I’ve grown up in an amazingly rich food culture. Singapore is known as one of the food capitals of the world. But I remember a humbler and simpler past. Singapore’s colonial past meant that Western food was part of the culinary offerings available even when I was a child, but local chefs had given these a uniquely Asian spin to it. The Hainanese were latecomers among the Chinese immigrants to Singapore. They came at the time that the other dialect groups like the Hokkien and Cantonese and Teochew speakers had taken up most of the merchant and banking and retail businesses. Everything worked by 关系 or by relationship and the Hainanese then entered the food industry and put their unique signature on local food. Today there is of course Hainanese Chicken Rice, which some say is Singapore’s national dish, but there are other interesting twists like Hainanese pork chops. These early cooks probably adapted to the scarcity of herbs like rosemary and thyme and oregano and substituted what was readily available – soy sauce, cinnamon sticks, star anise and cloves.
I know that food culture does evolve over time, but not always for the better. My family has strong views on American Chinese food – it is nothing like the delicate flavours of Chinese food that we are used to back home. In fact, when I first ate American Chinese food I was horrified when I was given an egg roll, which seemed to be like a hulking, ugly poor cousin of our crispy and light spring rolls. And I am still amused when Americans tell me how much they love fortune cookies and Singapore noodles. Fortune cookies would not be recognized by Chinese outside of America (it was a Japanese invention in America) and no, Singapore noodles cannot be found in Singapore. No true blue Singaporean would confess to the travesty of such a dish…
On the other hand, some cultures actually do it much better. The Japanese have taken on curry, hamburger steaks and cheesecake and transformed these into their own distinct and sometimes better versions. And of course the preciseness of their presentation and the proportions are exquisite.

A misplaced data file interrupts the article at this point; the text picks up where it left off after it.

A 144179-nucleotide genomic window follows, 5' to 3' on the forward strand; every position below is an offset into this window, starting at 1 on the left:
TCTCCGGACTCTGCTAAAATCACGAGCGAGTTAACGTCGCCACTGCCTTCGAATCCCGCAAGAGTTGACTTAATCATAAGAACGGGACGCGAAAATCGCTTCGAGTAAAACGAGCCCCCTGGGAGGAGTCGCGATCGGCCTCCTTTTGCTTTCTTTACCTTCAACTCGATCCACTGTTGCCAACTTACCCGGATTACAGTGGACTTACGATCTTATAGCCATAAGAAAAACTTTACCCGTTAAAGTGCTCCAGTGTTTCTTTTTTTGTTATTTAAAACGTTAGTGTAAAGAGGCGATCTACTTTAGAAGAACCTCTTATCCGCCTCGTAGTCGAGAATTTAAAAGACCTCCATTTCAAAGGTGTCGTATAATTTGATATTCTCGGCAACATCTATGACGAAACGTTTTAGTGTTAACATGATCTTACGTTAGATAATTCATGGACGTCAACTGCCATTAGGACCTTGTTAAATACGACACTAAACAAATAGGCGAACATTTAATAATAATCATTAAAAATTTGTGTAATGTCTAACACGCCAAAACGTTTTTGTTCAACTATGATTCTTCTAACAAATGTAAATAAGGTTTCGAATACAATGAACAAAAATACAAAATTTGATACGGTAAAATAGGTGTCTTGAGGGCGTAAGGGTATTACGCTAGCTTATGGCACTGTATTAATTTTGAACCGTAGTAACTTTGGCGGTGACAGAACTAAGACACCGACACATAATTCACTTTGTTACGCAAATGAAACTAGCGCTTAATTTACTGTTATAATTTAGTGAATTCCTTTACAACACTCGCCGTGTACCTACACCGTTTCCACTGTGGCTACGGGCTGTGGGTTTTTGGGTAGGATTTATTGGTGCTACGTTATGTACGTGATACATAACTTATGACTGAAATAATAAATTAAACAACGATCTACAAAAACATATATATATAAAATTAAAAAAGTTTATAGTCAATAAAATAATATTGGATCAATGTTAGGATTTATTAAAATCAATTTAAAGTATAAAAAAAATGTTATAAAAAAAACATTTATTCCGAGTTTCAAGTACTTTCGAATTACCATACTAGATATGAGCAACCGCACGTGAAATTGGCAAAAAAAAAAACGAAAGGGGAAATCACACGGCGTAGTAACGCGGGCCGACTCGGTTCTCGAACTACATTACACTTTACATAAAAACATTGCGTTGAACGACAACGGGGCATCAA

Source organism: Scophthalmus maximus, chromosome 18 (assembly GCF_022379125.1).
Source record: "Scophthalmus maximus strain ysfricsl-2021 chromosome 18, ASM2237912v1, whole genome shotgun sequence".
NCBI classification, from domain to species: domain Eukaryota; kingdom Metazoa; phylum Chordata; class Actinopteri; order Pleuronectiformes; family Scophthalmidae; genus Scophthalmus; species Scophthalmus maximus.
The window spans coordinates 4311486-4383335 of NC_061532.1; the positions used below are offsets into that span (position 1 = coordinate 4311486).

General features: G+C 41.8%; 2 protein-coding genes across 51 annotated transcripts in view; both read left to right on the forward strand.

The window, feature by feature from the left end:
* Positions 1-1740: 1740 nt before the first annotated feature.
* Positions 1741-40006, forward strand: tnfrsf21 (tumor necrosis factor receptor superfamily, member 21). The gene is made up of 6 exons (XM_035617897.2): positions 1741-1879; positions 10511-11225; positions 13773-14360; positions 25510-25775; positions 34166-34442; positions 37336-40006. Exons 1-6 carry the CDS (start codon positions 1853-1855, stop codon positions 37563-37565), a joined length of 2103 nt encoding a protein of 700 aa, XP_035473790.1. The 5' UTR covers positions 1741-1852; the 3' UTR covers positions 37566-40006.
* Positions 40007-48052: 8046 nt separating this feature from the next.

For is cook, I drew back on memories of the local oxtail stew as I was growing up. I don’t often see this version in restaurants, although I suspect some old time Hainanese restaurants like the Ship may still serve it. The stew is flavoured with dark and light soy sauce and fish sauce (yes it works!) as well as spics like cloves, star anise and cinnamon sticks. The result was amazing! The family said that this was even better than the usual oxtail stew that I make with wine and balsamic vinegar. I suspect we all have local palates and this stew fit into our local flavor profile. Regardless, this recipe is a keeper and I suspect this will be my regular version for the future.
Instant Pot Hainanese Oxtail Stew
- 2 kg oxtail pieces
- 1 medium onion, chopped into large chunks
- 2 medium carrots, cut into 2 cm pieces
- 4 celery ribs, chopped
- 2 cans of diced tomatoes
- 1 cup of chicken or beef stock
- 2 tbsp dark soy sauce
- 2 tbsp light soy sauce
- 1/2 tsp salt (to taste)
- 1/2 tsp freshly ground black pepper
- 1 tsp fish sauce
- 1 cinnamon stick
- 4-5 whole cloves
- 1 star anise
- 1 bay leaf
- 2-3 tbsp oil
- 1/2 tsp xanthan gum
- Put the Instant Pot on sauté mode and add the oil. Sear the oxtail pieces and set aside.
- In the same pot, sauté the onions and celery till fragrant and caramelized.
- Add the oxtail pieces, carrots, diced tomatoes, chicken stock, salt, pepper, light and dark soy sauce, fish sauce, as well as the cinnamon stick, cloves, star anise and bay leaves. Make sure the meat is immersed in the cooking fluid.
- Turn off sauté mode and put the lid of the Instant Pot on. Put the valve into the sealed position and press the Meat/Stew button. Walk away and have some fun.
- When done, do natural pressure release. Skim off the excessive oil on the surface of the stew.
- Remove the oxtail and carrot pieces and put into a casserole.
- Put the sauté mode on and when the remaining liquid is simmering, sprinkle the xanthan gum on top and stir well for about 5 minutes till thickened.
- Pour over the oxtail pieces in the casserole and serve hot.
4 thoughts on “Instant Pot Hainanese Oxtail Stew”
This sounds fantastic, thank you! How much time do we have to “do something fun” before the stew is done on the Meat/Stew setting?
The meat setting is 35 minutes…but it takes a variable amount of time to get it to pressure. I usually wander off for about an hour of pottering around!
Good to know and very helpful, thank you!